Blake was fond of inventing his own technique. In order to make this particular series, millboard was painted with oil colour, printed while still wet and the final picture finished off using water-colour. This method allowed versions of the same design to be produced on demand, although no two versions would be exactly alike. The Tate is showing a selection of these prints including an image central to Blake’s art, a portrait of Isaac Newton. The prints operate in pairs, “Newton” the great mathematician and scientist is paired with “Nebuchadnezzar” the king of Babylon, who for seven years ate grass and dwelt with the beasts of the field until his understanding returned to him and he “praised and honoured him that liveth fore ever”.
Newton is shown holding a pair of measuring compasses, a symbol that Blake used throughout his life to denote the potentially deadening effect on the imagination of rationalism (one cannot at the same time claim to hold infinity in the palm of one’s hand and believe in the universal efficacy of measurement!)
At the beginning and the end of Blake’s system of thought stands the Universal Man, the “Human Form Divine” who he named “Albion”. Albion is man, god and cosmos.
Our present lives are the result of the splitting up of this original form into separate parts, one of whom is “Urizen” a being who longs for permanence and unity and who measures out the abyss with ruler and compass: Newton is under Urizen’s control. History is the story of Mankind striving towards and then falling back from this original state until, through the redeemer – who Blake equates with the human imagination, there is a return (via an apocalypse) to the original unified state of the Universal man, “Albion”.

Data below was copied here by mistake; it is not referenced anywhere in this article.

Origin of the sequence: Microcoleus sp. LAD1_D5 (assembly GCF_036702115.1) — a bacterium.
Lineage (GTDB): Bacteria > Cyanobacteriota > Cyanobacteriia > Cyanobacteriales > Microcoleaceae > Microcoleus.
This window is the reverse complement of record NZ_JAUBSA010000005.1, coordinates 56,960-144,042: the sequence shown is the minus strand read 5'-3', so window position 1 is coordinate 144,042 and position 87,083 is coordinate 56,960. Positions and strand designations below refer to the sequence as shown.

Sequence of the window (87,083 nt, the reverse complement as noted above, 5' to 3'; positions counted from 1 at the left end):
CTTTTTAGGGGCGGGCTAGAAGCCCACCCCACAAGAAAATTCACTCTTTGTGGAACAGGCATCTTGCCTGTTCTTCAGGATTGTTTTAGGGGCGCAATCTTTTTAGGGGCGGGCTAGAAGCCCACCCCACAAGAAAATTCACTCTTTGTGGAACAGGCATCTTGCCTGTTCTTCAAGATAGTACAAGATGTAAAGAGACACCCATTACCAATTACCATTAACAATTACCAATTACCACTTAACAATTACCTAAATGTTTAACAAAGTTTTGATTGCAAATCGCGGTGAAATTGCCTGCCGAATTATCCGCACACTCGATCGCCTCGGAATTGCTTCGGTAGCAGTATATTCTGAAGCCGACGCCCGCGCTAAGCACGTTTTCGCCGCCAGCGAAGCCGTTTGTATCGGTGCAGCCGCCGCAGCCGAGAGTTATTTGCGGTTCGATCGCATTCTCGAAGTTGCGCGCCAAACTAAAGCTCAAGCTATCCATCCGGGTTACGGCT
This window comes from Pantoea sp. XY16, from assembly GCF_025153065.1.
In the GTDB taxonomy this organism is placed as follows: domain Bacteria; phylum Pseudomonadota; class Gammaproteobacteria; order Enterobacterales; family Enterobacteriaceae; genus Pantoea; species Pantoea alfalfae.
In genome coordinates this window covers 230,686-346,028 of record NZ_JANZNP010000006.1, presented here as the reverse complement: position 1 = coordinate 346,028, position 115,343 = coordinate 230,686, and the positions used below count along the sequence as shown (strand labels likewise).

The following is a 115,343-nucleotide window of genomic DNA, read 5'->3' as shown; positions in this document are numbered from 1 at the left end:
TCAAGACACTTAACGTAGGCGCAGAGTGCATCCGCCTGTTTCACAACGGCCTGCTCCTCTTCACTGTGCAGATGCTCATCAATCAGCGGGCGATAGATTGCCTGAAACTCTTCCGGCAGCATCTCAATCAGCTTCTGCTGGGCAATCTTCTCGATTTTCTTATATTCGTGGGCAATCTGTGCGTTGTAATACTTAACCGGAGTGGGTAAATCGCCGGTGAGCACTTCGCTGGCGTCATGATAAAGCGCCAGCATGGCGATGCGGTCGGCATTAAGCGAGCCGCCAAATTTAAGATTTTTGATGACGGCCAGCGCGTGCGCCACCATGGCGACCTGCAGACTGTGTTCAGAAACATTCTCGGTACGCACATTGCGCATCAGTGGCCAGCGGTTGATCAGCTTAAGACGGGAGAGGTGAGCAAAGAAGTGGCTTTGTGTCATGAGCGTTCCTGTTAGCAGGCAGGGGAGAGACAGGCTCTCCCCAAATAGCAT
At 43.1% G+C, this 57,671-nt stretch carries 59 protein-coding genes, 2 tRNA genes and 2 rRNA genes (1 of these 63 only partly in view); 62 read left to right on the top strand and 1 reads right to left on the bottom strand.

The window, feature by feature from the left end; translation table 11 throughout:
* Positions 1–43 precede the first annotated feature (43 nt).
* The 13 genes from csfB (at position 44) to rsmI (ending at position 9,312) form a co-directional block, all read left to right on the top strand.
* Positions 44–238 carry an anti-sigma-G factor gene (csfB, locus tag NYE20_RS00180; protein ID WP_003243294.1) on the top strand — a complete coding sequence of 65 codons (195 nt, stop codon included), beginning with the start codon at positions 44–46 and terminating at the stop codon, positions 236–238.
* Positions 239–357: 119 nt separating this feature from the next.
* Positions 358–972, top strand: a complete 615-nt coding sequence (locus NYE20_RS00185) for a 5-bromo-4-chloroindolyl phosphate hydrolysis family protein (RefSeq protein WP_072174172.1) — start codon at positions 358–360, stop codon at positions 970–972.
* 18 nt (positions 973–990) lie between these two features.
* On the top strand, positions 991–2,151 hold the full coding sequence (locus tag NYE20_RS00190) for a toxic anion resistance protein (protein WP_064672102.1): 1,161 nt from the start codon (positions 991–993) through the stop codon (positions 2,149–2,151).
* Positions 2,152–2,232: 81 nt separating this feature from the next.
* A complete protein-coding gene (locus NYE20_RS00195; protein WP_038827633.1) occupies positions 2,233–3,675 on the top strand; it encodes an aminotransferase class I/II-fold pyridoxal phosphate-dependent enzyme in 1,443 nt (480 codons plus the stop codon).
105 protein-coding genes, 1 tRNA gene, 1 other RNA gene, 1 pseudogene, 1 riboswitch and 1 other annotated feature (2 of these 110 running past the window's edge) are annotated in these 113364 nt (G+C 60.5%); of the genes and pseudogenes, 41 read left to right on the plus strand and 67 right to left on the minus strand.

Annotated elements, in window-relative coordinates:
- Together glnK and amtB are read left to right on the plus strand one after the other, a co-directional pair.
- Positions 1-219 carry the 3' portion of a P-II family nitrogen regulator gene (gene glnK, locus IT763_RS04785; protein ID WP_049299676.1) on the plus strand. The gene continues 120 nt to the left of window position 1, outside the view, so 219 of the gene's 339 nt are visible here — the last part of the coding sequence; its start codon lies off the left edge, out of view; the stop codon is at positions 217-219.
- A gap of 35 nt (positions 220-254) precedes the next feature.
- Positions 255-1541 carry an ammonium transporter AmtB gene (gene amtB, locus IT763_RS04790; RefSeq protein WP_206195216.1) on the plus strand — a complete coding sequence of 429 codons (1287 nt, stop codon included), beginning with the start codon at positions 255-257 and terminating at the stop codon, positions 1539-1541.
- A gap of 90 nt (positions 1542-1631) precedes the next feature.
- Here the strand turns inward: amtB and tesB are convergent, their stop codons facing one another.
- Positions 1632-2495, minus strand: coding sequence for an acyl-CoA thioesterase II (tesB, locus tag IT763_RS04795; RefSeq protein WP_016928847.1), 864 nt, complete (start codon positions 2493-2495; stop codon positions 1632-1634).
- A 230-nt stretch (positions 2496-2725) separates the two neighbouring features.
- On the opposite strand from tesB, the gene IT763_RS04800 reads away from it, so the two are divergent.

The fact that these ideas originated through Blake making books that combined his poetry, illustrations and calligraphy determined their substance. Concepts are more difficult to illustrate than characters who embody those concepts. Once drawable characters are invented, they interact, create drama and drive the plot: myth not philosophy is the result. The books were stitched between loose covers by Blake’s wife Catherine and produced in their tens rather than in their hundreds; few survive today. These books, “Songs of Innocence” and “Songs of Experience”, “The Book of Urizen”, “America”, “Jerusalem” and others are at the core of Blake’s artistic output. Despite the huge amount of effort that Blake put into these productions, they never made him any money.
During the same year (1814) that George Cumberland was writing “Poor Blake, still poor, still dirty”, a young businessman/ artist called John Linnell met Blake and became his friend. This friendship marked something of a turning point in Blake’s life. After finding him commissions and patrons, Linnell began to pay him regular sums of money on account. Among the projects that Linnell instigated were the illustrations for Dante’s “Divine Comedy” that Blake was working on up until his death. Blake had begun learning Italian in 1802 in order to read Dante in the original. Dante, the Bible and Milton, were the chief influences on Blake’s writing and in Blake’s case, words were always linked with images. In 1809 Blake had written “The more distinct, sharp and wiry the bounding line, the more perfect the work of art”. In these watercolours, painted in a volume that Linnell had given him for the purpose, Blake’s rich and magnificent colour, “bounding lines” and above all the unnerving power of his imagination combine magnificently. Viewed as individual works they are extraordinary, as a series, the designs are awe inspiring.